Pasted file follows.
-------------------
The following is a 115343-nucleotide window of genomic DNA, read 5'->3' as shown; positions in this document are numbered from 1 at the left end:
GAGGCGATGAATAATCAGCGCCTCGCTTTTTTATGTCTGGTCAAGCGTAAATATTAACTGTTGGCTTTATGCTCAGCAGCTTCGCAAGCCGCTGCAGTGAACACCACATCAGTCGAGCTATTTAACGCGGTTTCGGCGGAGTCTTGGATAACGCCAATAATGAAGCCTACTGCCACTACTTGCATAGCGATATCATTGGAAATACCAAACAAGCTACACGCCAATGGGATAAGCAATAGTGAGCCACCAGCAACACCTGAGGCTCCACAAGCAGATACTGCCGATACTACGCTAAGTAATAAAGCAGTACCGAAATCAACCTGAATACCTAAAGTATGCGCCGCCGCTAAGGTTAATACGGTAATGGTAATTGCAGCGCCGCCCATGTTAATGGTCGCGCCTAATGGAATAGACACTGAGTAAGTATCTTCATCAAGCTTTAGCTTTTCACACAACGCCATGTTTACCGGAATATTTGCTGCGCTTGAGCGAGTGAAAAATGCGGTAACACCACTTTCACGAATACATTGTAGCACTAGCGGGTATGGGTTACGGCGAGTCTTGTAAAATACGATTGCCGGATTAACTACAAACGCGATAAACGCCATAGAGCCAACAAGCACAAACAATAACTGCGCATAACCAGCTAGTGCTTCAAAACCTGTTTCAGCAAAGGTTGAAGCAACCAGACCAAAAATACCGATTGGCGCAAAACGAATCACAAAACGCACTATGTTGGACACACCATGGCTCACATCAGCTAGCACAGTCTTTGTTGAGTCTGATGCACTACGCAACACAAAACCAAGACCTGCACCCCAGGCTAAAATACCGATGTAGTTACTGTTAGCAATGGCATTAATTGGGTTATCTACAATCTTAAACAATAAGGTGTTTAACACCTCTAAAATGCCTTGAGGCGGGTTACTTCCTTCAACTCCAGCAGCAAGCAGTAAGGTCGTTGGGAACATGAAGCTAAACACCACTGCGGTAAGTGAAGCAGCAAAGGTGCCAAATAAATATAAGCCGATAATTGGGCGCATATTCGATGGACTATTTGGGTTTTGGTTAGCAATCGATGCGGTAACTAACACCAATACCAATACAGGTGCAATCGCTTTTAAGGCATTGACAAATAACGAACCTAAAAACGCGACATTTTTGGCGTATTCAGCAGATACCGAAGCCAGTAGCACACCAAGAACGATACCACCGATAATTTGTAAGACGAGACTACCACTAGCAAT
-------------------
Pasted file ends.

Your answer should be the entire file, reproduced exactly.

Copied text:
The following is a 115343-nucleotide window of genomic DNA, read 5'->3' as shown; positions in this document are numbered from 1 at the left end:
GAGGCGATGAATAATCAGCGCCTCGCTTTTTTATGTCTGGTCAAGCGTAAATATTAACTGTTGGCTTTATGCTCAGCAGCTTCGCAAGCCGCTGCAGTGAACACCACATCAGTCGAGCTATTTAACGCGGTTTCGGCGGAGTCTTGGATAACGCCAATAATGAAGCCTACTGCCACTACTTGCATAGCGATATCATTGGAAATACCAAACAAGCTACACGCCAATGGGATAAGCAATAGTGAGCCACCAGCAACACCTGAGGCTCCACAAGCAGATACTGCCGATACTACGCTAAGTAATAAAGCAGTACCGAAATCAACCTGAATACCTAAAGTATGCGCCGCCGCTAAGGTTAATACGGTAATGGTAATTGCAGCGCCGCCCATGTTAATGGTCGCGCCTAATGGAATAGACACTGAGTAAGTATCTTCATCAAGCTTTAGCTTTTCACACAACGCCATGTTTACCGGAATATTTGCTGCGCTTGAGCGAGTGAAAAATGCGGTAACACCACTTTCACGAATACATTGTAGCACTAGCGGGTATGGGTTACGGCGAGTCTTGTAAAATACGATTGCCGGATTAACTACAAACGCGATAAACGCCATAGAGCCAACAAGCACAAACAATAACTGCGCATAACCAGCTAGTGCTTCAAAACCTGTTTCAGCAAAGGTTGAAGCAACCAGACCAAAAATACCGATTGGCGCAAAACGAATCACAAAACGCACTATGTTGGACACACCATGGCTCACATCAGCTAGCACAGTCTTTGTTGAGTCTGATGCACTACGCAACACAAAACCAAGACCTGCACCCCAGGCTAAAATACCGATGTAGTTACTGTTAGCAATGGCATTAATTGGGTTATCTACAATCTTAAACAATAAGGTGTTTAACACCTCTAAAATGCCTTGAGGCGGGTTACTTCCTTCAACTCCAGCAGCAAGCAGTAAGGTCGTTGGGAACATGAAGCTAAACACCACTGCGGTAAGTGAAGCAGCAAAGGTGCCAAATAAATATAAGCCGATAATTGGGCGCATATTCGATGGACTATTTGGGTTTTGGTTAGCAATCGATGCGGTAACTAACACCAATACCAATACAGGTGCAATCGCTTTTAAGGCATTGACAAATAACGAACCTAAAAACGCGACATTTTTGGCGTATTCAGCAGATACCGAAGCCAGTAGCACACCAAGAACGATACCACCGATAATTTGTAAGACGAGACTACCACTAGCAAT